Communications

Hackers Take Over Unsecured Radio Transmitters, Play Anti-Trump Song (arstechnica.com) 99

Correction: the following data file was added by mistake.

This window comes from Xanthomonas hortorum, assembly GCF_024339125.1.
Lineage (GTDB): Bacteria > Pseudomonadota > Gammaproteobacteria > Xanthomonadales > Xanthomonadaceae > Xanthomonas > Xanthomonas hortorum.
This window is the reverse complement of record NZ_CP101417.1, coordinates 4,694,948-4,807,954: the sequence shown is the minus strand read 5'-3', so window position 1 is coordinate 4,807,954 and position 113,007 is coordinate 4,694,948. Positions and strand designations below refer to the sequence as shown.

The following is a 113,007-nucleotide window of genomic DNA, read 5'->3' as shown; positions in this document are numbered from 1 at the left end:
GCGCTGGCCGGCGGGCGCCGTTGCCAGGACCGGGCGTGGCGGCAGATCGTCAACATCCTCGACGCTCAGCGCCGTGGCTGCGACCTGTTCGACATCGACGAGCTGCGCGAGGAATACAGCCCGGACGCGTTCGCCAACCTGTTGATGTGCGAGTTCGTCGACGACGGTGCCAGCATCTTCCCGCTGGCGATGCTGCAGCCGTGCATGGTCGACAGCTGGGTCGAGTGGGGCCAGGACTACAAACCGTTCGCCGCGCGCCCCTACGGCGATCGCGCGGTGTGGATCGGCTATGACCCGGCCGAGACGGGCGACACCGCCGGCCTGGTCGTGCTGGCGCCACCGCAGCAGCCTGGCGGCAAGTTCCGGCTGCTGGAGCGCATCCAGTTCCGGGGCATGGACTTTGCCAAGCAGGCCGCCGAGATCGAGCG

Ars Technica is reporting that "a certain model of Low Power FM radio transmitter with known vulnerabilities has been targeted in a new wave of radio-station hacks this week." Hackers have taken advantage of an exploit that was known all the way back in April 2016 to take over terrestrial radio stations and broadcast the YG and Nipsey Hussle song "Fuck Donald Trump." From the report: News of the song's unexpected playback on radio stations began emerging shortly after Trump's inauguration on January 20, and the hack has continued to affect LPFM stations -- a type of smaller-radius radio station that began to roll out after the FCC approved the designation in 2000. Over a dozen stations experienced confirmed hacks in recent weeks, with more unconfirmed reports trickling in across the nation. Thus far, the stations' commonality isn't the states of operation or music formats; it's the transmitter. Specifically, hackers have targeted products in the Barix Exstreamer line, which can decode many audio file formats and send them along for LPFM transmission. As Barix told its products' owners in 2016, Exstreamer devices openly connected to the Internet are incredibly vulnerable to having their remote login passwords discovered and systems compromised. The company recommends using full, 24-character passwords and placing any live Internet connections behind firewalls or VPNs. Reports have yet to connect any dots on why the exploit has apparently focused on the YG and Nipsey Hussle song -- though it is fairly popular, having recently finished in the Top 15 of the Village Voice's 2016 Pazz and Jop music critics' poll. Plus, the uncensored lyrics and topical nature are certainly more likely to catch people's attention, especially when played on stations with formats like oldies, classic rock, and Tejano.